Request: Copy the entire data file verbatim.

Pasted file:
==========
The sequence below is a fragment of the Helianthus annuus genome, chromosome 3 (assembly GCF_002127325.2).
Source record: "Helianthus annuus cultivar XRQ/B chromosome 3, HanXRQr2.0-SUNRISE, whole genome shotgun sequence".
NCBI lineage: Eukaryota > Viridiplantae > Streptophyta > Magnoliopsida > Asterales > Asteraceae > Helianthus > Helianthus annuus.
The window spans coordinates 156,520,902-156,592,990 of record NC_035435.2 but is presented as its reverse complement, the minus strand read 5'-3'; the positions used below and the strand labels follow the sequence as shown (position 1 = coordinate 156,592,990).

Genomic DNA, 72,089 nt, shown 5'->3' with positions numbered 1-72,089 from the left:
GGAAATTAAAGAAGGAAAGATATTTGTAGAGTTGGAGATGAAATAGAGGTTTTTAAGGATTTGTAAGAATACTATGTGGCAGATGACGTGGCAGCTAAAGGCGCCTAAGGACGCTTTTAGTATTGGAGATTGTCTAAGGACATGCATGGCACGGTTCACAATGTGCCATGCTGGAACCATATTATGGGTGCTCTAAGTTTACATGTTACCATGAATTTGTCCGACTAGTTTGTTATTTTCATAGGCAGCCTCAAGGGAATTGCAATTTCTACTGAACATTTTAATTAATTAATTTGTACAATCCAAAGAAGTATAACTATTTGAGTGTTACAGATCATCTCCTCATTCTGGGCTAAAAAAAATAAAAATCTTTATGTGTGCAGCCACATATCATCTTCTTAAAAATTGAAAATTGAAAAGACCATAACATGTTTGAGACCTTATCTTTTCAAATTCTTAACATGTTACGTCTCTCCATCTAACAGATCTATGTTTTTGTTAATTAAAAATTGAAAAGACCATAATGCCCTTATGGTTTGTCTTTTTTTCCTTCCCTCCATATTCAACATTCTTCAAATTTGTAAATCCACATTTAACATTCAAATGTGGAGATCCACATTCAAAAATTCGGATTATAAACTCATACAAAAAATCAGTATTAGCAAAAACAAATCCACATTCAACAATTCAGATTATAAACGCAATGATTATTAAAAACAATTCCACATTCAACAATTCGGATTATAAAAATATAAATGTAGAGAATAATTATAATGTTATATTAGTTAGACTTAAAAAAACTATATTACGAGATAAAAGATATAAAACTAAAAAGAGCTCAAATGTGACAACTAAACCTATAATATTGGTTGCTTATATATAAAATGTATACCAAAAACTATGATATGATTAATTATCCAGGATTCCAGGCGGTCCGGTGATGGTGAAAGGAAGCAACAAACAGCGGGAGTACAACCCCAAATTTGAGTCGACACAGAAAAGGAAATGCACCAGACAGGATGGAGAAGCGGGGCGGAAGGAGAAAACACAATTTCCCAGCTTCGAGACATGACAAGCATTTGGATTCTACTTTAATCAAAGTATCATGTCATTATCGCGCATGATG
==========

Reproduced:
The sequence below is a fragment of the Helianthus annuus genome, chromosome 3 (assembly GCF_002127325.2).
Source record: "Helianthus annuus cultivar XRQ/B chromosome 3, HanXRQr2.0-SUNRISE, whole genome shotgun sequence".
NCBI lineage: Eukaryota > Viridiplantae > Streptophyta > Magnoliopsida > Asterales > Asteraceae > Helianthus > Helianthus annuus.
The window spans coordinates 156,520,902-156,592,990 of record NC_035435.2 but is presented as its reverse complement, the minus strand read 5'-3'; the positions used below and the strand labels follow the sequence as shown (position 1 = coordinate 156,592,990).

Genomic DNA, 72,089 nt, shown 5'->3' with positions numbered 1-72,089 from the left:
GGAAATTAAAGAAGGAAAGATATTTGTAGAGTTGGAGATGAAATAGAGGTTTTTAAGGATTTGTAAGAATACTATGTGGCAGATGACGTGGCAGCTAAAGGCGCCTAAGGACGCTTTTAGTATTGGAGATTGTCTAAGGACATGCATGGCACGGTTCACAATGTGCCATGCTGGAACCATATTATGGGTGCTCTAAGTTTACATGTTACCATGAATTTGTCCGACTAGTTTGTTATTTTCATAGGCAGCCTCAAGGGAATTGCAATTTCTACTGAACATTTTAATTAATTAATTTGTACAATCCAAAGAAGTATAACTATTTGAGTGTTACAGATCATCTCCTCATTCTGGGCTAAAAAAAATAAAAATCTTTATGTGTGCAGCCACATATCATCTTCTTAAAAATTGAAAATTGAAAAGACCATAACATGTTTGAGACCTTATCTTTTCAAATTCTTAACATGTTACGTCTCTCCATCTAACAGATCTATGTTTTTGTTAATTAAAAATTGAAAAGACCATAATGCCCTTATGGTTTGTCTTTTTTTCCTTCCCTCCATATTCAACATTCTTCAAATTTGTAAATCCACATTTAACATTCAAATGTGGAGATCCACATTCAAAAATTCGGATTATAAACTCATACAAAAAATCAGTATTAGCAAAAACAAATCCACATTCAACAATTCAGATTATAAACGCAATGATTATTAAAAACAATTCCACATTCAACAATTCGGATTATAAAAATATAAATGTAGAGAATAATTATAATGTTATATTAGTTAGACTTAAAAAAACTATATTACGAGATAAAAGATATAAAACTAAAAAGAGCTCAAATGTGACAACTAAACCTATAATATTGGTTGCTTATATATAAAATGTATACCAAAAACTATGATATGATTAATTATCCAGGATTCCAGGCGGTCCGGTGATGGTGAAAGGAAGCAACAAACAGCGGGAGTACAACCCCAAATTTGAGTCGACACAGAAAAGGAAATGCACCAGACAGGATGGAGAAGCGGGGCGGAAGGAGAAAACACAATTTCCCAGCTTCGAGACATGACAAGCATTTGGATTCTACTTTAATCAAAGTATCATGTCATTATCGCGCATGATG